Forbearance does have similarities with student loan deferment, but there are also significant differences. Both paths are temporary solutions. Student loan deferment has a maximum period of three years, while forbearance only lasts for 12 months maximum. Both options are also available for most federal loans (Stafford, PLUS and Perkins Loans) but private lenders may not offer the options to you depending on your situation. Both are not automatic – you can’t submit an application and stop paying. Make sure you are making payments until you are officially approved for either — you don’t want to be delinquent or default on your loans. If you have not made a payment on your loans in 270 days — currently default on your loans — you are not eligible to apply for both deferment and forbearance.

Whether or not any of the options mentioned sound like something that’s right for you, be sure to make every payment until your loan servicer notifies you of changing your account. Missing payments, whether intentional or not, can damage your credit and lead to fees.

While the idea of getting a break from your student loan payments may sound like a dream, it is not always the best option. You likely will end up paying more, in the long run, the longer you spend in deferment/not paying interest costs, so be sure to cover all your options.

If you are looking for more help on student loans, check out these Uloop articles:

  • What to Know About Student Loan Forgiveness: This article details what you need to know about student loan forgiveness, from choosing specific careers that will jumpstart student loan forgiveness to how you may be able to reach student loan forgiveness after 20 to 25 years of payments.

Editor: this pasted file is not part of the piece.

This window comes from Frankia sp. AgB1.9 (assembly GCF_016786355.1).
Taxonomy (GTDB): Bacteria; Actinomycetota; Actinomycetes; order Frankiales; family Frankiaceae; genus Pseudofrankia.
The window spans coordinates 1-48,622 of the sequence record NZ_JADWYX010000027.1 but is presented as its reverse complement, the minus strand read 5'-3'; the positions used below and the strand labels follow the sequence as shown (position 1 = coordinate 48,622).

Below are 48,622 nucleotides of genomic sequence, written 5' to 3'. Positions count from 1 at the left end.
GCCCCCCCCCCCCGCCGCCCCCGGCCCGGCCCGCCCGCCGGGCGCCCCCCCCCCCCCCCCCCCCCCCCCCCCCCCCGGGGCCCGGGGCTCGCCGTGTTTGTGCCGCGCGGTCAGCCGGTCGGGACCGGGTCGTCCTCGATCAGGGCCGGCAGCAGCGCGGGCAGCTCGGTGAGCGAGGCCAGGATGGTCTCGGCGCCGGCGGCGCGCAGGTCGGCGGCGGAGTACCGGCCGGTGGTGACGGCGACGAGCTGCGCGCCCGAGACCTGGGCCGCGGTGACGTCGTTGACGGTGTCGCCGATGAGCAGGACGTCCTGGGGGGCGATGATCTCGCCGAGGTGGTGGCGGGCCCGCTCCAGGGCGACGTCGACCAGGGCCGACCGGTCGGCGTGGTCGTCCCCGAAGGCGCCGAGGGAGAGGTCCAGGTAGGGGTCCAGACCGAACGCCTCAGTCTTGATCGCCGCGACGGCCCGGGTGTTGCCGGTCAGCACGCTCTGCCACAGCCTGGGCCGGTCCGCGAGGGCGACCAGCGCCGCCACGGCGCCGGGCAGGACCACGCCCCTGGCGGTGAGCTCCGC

• 3 Sure-Fire Tips to Pay Off Your Student Loans in a Timely Fashion: Need student loan tips but not enough time to sift through lengthy guides? This article breaks it down into 3 quick tips to get you strategizing your student loan repayment plans.
  • How to Navigate the Process of Finding and Accepting Student Loans: Maybe you are not completely done with school and still in need of financial aid to carry you to the end of your academic journey. This loan helps you navigate the process of getting student loans from filling out your FAFSA to knowing which student loans to accept.
  • 3 Things to Know About Refinancing Your Student Loans: Student loan deferment is not your only option. This article helps you learn about refinancing your student loans, such as making your interest rates lower.
  • 8 Resources to Use When You’re Confused About Student Loan Terms: You can read article after article about student loans and still be none the wiser if they are all full of terms that you have no idea what they actually mean. This guide gives you eight different resources to help you learn various student loan terms. These aren’t just “here are five terms,” but full glossaries. Happy learning!

By Kaitlin Hurtado

Uloop Writer
Hello! I'm Kaitlin, a fourth year Literary Journalism major at UC Irvine. I'm a writer on Uloop's national team and a campus editor for UCI.